Sun Lakes Country Club
850 Country Club Dr., Banning, California 92220
Sun Lakes Country Club, a Gated, Lushly Landscaped 55+ Community, Has Single Family Homes, Attached Homes, Two Golf Courses and Plenty of Sunshine
Banning, California sits near the top of San Gorgino Pass at an elevation of 2,500 feet in south central California. It is about 30 miles west of Palm Springs and 80 miles east of Los Angeles and is the site of Sun Lakes Country Club, a gated, 55+ community comprised of 3,300 condos, town homes and single family homes. Platted by Presley Company in 1987, Sun Lakes was completed by Pulte Homes in 2003.
The community is clustered around the gently rolling acres of two golf courses, and neighborhoods offer views of fairways and putting greens. Non-golf green spaces are lushly landscpaped with blooming bushes, palm trees and flower beds. The nearby San Bernardino Mountains loom in the distance.
Although there are some two-story residences, most homes are single story. The architecture is Mediterranean, with light colored exteriors and clay tile roofs. Homes sit close to one another and have a two to three car garage with a very short driveway. Living space sizes range from 850 square feet to 2,627 square feet with two to four bedrooms and two to three baths.
Prices start in the mid- to high-$200,000s. The HOA fee is in the $200s to $300s per month. Please verify these prices with a Realtor as they may change.
Sun Lakes has three large clubhouses. The Main Club, open to residents and their guests, has two restaurants, a fitness center, library, grand ballroom, and a seasonal veranda. A comedy night and an ABBA tribute are among the ballroom's recent events. The two other clubhouses have indoor/outdoor pools, and walking and biking trails are scattered throughout the community.
Residents may participate in over 70 groups, ranging from a drama club to language clubs and sport clubs. Excurions include trips to Nixon's library, the Pantage's Theater, and the Pechanga Casino. Residents can also explore the nearby Morongo Casino Resort as well as the trails of the Big Morongo Canyon Preserve. Los Angeles and Palm Springs are both easily accessible via Interstate 10.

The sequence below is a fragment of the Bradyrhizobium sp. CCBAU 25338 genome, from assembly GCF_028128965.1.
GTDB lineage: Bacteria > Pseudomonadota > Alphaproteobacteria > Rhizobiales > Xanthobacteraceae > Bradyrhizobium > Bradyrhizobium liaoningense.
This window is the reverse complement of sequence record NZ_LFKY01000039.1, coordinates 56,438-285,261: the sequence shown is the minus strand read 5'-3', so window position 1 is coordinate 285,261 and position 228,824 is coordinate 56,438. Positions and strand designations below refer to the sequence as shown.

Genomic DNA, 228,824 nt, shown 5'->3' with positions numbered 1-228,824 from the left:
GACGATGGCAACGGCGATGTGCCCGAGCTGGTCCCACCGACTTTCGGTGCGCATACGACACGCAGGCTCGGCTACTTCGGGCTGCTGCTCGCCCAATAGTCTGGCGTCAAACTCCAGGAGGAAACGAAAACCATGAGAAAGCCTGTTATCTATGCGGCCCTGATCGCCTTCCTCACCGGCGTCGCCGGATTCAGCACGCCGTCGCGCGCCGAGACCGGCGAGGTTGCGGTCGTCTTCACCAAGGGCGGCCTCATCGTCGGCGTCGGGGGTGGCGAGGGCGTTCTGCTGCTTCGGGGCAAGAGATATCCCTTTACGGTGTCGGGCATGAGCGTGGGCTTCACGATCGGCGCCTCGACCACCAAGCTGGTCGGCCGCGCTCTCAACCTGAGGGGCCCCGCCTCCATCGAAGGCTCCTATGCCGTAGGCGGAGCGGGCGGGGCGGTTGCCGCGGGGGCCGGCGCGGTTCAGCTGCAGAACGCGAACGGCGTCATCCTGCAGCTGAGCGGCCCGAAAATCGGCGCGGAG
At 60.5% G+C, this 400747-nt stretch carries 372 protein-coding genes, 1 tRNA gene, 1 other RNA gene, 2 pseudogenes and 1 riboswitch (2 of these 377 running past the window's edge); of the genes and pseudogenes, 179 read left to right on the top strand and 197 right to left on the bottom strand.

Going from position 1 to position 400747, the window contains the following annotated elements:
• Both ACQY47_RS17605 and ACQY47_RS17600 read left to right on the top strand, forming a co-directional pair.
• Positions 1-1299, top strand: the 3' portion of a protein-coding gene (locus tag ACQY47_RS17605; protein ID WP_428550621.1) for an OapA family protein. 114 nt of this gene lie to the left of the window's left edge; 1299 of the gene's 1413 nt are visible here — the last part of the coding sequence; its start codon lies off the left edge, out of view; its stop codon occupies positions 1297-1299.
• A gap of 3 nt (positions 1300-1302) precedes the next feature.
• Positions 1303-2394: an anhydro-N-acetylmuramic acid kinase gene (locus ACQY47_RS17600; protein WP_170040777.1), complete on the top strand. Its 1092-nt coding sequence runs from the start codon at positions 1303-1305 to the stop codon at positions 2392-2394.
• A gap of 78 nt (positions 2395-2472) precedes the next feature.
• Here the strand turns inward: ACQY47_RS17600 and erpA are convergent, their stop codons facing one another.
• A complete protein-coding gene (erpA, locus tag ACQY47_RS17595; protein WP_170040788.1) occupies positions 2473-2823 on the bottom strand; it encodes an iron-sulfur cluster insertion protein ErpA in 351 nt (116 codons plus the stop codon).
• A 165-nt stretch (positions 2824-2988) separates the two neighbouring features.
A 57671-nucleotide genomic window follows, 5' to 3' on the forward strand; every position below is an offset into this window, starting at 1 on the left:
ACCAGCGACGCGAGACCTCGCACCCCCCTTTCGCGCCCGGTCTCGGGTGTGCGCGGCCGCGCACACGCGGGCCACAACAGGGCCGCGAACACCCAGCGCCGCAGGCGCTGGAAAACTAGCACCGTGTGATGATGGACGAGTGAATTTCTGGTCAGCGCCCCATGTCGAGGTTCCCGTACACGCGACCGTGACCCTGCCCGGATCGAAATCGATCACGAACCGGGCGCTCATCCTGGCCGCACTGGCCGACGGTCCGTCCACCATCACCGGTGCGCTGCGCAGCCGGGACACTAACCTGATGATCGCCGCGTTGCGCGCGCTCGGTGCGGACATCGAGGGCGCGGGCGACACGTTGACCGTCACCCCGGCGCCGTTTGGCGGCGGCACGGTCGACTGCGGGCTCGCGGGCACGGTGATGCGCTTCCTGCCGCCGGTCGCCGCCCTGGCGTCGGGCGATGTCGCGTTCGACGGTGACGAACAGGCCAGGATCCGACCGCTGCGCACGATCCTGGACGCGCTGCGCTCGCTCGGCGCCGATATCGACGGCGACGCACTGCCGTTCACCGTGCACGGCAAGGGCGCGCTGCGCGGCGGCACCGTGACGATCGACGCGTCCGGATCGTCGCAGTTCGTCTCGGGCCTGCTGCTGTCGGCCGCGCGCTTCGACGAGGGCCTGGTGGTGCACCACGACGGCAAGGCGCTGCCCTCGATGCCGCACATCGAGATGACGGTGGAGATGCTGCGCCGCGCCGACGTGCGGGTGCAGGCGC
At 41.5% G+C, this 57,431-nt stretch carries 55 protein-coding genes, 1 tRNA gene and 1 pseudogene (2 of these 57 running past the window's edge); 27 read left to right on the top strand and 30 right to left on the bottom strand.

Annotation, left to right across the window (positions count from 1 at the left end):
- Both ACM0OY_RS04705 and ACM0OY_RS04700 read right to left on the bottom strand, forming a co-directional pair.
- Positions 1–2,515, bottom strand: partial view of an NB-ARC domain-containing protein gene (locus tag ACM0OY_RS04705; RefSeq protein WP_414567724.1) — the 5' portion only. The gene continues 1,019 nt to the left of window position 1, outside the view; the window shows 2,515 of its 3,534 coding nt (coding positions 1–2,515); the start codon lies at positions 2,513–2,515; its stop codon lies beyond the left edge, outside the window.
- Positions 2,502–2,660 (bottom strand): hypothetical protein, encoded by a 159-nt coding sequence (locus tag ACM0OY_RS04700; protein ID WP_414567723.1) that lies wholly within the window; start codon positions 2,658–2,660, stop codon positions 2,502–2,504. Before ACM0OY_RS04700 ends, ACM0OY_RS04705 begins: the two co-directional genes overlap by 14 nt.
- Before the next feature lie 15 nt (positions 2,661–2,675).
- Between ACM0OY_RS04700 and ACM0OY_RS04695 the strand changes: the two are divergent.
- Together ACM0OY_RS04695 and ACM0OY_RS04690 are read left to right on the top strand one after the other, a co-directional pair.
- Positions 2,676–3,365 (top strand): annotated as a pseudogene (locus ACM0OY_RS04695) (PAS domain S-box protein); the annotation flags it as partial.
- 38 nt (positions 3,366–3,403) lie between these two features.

Banning's San Gorgonio Memorial Hospital is accredited by the Joint Commission.
Summer temperatures are in the 80s, 90s and low-100s, and winters are mild with temperatures in the 40s, 50s, 60s and 70s. On average, the area receives 16 inches of rain and two inches of snow each year.
Visit www.sunlakescc.com for more information. Go to tinyurl.com/ydhjp2vl for listings.
California is the most populous state in the United States, and it is the sixth largest economy in the world.
Because it is so long, the climate varies greatly. Everything from deserts, forests and snow covered mountains to the world famous moderate temperatures of Southern California are here. Record temperatures have included a low of minus 35 degrees and a high of 134 degrees.
Missions placed within a day's walk from one another dot the length of the state and started appearing in 1769. Juan Cabrillo first sighted California in 1542 and inspired the missions. A few of the most famous ones are San Juan Capistrano (the swallows return every year at the same time), and San Diego (the first one).
A few of California's natural resources include petroleum, timber and natural gas. Industries are manufacturing (machinery, transportation equipment, electronics), aerospace and defense, biotechnology, and tourism. Of course, Hollywood and Disneyland are known around the world. Other famous attractions are Yosemite National Park, the Golden Gate Bridge (San Francisco), Point Reyes National Seashore, Sequoia National Park and San Simeon State Park (Hearst Castle).
The lowest point in the U.S. is California's Death Valley at 282 feet below sea level, and the highest point in the Lower 48 is its Mt. Whitney at 14,491 feet above sea level. Outside of Hawaii and Alaska, the state's Lassen Peak is one of the two active volcanoes in the U.S. It last erupted in 1917.
More immigrants settle down in California than in any other state.
Are 55+ Communities Really "Retirement" Communities?
Many people who live in age-restricted communities (usually for people age 55+) are still gainfully employed. So why would they live in what is considered a "retirement" community? Why not continue to live in a standard neighborhood? People still employed choose age-restricted communities for the same reasons as people who are retired do: the safety, amenities and sense of community that one can provide. And whether employed or not, once the kids are grown, it is sometimes nice to live in a neighborhood where small children do not congregate.
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